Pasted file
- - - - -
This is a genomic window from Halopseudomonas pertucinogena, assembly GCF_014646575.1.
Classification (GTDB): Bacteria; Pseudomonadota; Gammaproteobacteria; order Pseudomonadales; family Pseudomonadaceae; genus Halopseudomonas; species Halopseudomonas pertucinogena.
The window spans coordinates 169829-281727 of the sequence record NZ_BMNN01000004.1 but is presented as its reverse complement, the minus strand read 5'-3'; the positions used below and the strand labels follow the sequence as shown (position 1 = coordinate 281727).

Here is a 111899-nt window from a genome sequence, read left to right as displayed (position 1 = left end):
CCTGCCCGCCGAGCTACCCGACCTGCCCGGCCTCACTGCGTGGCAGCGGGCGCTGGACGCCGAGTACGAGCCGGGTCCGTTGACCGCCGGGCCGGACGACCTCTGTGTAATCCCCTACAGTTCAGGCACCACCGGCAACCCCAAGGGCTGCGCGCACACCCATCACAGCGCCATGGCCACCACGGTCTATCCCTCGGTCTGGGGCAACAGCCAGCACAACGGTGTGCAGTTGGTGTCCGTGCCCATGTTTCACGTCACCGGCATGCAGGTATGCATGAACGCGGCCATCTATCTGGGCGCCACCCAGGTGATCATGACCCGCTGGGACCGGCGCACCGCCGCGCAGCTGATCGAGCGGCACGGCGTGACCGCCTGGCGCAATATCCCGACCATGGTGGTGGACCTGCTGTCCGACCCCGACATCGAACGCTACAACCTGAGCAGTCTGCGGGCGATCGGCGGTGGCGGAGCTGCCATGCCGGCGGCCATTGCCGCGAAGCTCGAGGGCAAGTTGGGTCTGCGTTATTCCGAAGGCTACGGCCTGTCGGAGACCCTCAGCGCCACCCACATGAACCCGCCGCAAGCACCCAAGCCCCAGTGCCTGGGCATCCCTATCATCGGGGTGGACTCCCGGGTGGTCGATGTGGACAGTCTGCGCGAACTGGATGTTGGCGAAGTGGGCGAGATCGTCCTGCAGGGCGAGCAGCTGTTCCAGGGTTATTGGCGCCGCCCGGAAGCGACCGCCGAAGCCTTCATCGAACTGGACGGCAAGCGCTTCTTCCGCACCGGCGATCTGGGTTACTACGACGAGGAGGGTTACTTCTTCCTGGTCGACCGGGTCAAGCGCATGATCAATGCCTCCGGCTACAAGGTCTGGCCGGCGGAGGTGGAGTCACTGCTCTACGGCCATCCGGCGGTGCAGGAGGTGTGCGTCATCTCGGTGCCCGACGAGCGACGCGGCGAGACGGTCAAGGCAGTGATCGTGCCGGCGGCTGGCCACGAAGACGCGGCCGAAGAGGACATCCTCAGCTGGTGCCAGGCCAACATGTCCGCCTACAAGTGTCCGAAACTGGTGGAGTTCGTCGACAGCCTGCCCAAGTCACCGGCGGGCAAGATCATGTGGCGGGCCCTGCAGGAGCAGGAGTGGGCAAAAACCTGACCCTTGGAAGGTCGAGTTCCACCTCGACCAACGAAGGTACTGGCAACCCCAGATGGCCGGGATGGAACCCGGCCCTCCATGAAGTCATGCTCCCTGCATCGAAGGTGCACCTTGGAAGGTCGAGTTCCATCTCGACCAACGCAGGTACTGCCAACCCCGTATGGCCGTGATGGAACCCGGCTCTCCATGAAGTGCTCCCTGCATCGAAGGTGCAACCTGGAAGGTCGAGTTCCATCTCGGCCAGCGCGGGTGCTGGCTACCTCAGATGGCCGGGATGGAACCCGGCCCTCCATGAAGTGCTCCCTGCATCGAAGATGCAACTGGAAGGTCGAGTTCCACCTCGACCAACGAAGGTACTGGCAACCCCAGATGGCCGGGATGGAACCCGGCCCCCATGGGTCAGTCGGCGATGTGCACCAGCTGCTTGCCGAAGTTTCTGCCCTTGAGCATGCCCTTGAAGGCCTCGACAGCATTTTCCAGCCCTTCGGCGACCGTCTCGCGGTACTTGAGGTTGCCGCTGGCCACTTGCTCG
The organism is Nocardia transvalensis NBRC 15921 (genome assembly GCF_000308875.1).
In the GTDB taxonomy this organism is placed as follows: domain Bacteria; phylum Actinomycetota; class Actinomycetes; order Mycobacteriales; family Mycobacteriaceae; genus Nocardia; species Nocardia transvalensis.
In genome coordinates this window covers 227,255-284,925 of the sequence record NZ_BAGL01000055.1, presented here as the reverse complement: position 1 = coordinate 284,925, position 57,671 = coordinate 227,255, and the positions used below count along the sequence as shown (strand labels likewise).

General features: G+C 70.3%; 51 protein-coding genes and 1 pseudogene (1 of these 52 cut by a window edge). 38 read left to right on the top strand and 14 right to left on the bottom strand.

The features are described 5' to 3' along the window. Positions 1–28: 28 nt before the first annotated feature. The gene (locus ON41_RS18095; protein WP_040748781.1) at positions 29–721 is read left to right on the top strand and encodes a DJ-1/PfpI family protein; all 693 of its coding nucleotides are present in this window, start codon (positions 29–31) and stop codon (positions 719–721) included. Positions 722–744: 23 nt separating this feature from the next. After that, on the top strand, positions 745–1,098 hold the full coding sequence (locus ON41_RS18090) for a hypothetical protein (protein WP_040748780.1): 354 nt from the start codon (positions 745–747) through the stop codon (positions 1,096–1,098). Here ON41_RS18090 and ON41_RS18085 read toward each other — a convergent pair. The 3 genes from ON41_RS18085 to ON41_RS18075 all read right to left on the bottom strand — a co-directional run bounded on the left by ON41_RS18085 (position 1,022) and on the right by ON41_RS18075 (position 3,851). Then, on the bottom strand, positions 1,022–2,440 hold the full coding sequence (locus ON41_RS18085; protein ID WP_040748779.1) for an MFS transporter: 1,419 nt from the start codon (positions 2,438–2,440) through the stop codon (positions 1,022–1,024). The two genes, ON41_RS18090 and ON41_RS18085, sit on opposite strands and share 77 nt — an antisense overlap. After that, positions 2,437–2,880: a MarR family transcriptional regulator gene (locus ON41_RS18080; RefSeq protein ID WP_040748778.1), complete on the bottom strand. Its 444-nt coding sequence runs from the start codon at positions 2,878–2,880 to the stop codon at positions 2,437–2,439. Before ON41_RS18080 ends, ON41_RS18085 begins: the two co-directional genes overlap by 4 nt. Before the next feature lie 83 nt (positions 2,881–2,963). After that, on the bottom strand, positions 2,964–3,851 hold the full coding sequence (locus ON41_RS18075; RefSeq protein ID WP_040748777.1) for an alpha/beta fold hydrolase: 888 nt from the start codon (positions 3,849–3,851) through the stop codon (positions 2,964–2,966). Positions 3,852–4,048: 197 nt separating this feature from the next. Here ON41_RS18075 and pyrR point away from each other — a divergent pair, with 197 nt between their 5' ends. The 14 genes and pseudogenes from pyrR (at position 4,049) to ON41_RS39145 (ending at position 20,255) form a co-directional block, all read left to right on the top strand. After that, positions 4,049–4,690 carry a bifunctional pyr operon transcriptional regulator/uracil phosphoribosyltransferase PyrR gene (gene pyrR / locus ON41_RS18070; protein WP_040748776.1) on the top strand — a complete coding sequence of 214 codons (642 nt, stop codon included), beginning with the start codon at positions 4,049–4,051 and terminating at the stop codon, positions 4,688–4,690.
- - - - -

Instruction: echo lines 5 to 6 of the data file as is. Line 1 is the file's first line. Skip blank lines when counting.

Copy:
CCTGCCCGCCGAGCTACCCGACCTGCCCGGCCTCACTGCGTGGCAGCGGGCGCTGGACGCCGAGTACGAGCCGGGTCCGTTGACCGCCGGGCCGGACGACCTCTGTGTAATCCCCTACAGTTCAGGCACCACCGGCAACCCCAAGGGCTGCGCGCACACCCATCACAGCGCCATGGCCACCACGGTCTATCCCTCGGTCTGGGGCAACAGCCAGCACAACGGTGTGCAGTTGGTGTCCGTGCCCATGTTTCACGTCACCGGCATGCAGGTATGCATGAACGCGGCCATCTATCTGGGCGCCACCCAGGTGATCATGACCCGCTGGGACCGGCGCACCGCCGCGCAGCTGATCGAGCGGCACGGCGTGACCGCCTGGCGCAATATCCCGACCATGGTGGTGGACCTGCTGTCCGACCCCGACATCGAACGCTACAACCTGAGCAGTCTGCGGGCGATCGGCGGTGGCGGAGCTGCCATGCCGGCGGCCATTGCCGCGAAGCTCGAGGGCAAGTTGGGTCTGCGTTATTCCGAAGGCTACGGCCTGTCGGAGACCCTCAGCGCCACCCACATGAACCCGCCGCAAGCACCCAAGCCCCAGTGCCTGGGCATCCCTATCATCGGGGTGGACTCCCGGGTGGTCGATGTGGACAGTCTGCGCGAACTGGATGTTGGCGAAGTGGGCGAGATCGTCCTGCAGGGCGAGCAGCTGTTCCAGGGTTATTGGCGCCGCCCGGAAGCGACCGCCGAAGCCTTCATCGAACTGGACGGCAAGCGCTTCTTCCGCACCGGCGATCTGGGTTACTACGACGAGGAGGGTTACTTCTTCCTGGTCGACCGGGTCAAGCGCATGATCAATGCCTCCGGCTACAAGGTCTGGCCGGCGGAGGTGGAGTCACTGCTCTACGGCCATCCGGCGGTGCAGGAGGTGTGCGTCATCTCGGTGCCCGACGAGCGACGCGGCGAGACGGTCAAGGCAGTGATCGTGCCGGCGGCTGGCCACGAAGACGCGGCCGAAGAGGACATCCTCAGCTGGTGCCAGGCCAACATGTCCGCCTACAAGTGTCCGAAACTGGTGGAGTTCGTCGACAGCCTGCCCAAGTCACCGGCGGGCAAGATCATGTGGCGGGCCCTGCAGGAGCAGGAGTGGGCAAAAACCTGACCCTTGGAAGGTCGAGTTCCACCTCGACCAACGAAGGTACTGGCAACCCCAGATGGCCGGGATGGAACCCGGCCCTCCATGAAGTCATGCTCCCTGCATCGAAGGTGCACCTTGGAAGGTCGAGTTCCATCTCGACCAACGCAGGTACTGCCAACCCCGTATGGCCGTGATGGAACCCGGCTCTCCATGAAGTGCTCCCTGCATCGAAGGTGCAACCTGGAAGGTCGAGTTCCATCTCGGCCAGCGCGGGTGCTGGCTACCTCAGATGGCCGGGATGGAACCCGGCCCTCCATGAAGTGCTCCCTGCATCGAAGATGCAACTGGAAGGTCGAGTTCCACCTCGACCAACGAAGGTACTGGCAACCCCAGATGGCCGGGATGGAACCCGGCCCCCATGGGTCAGTCGGCGATGTGCACCAGCTGCTTGCCGAAGTTTCTGCCCTTGAGCATGCCCTTGAAGGCCTCGACAGCATTTTCCAGCCCTTCGGCGACCGTCTCGCGGTACTTGAGGTTGCCGCTGGCCACTTGCTCG
The organism is Nocardia transvalensis NBRC 15921 (genome assembly GCF_000308875.1).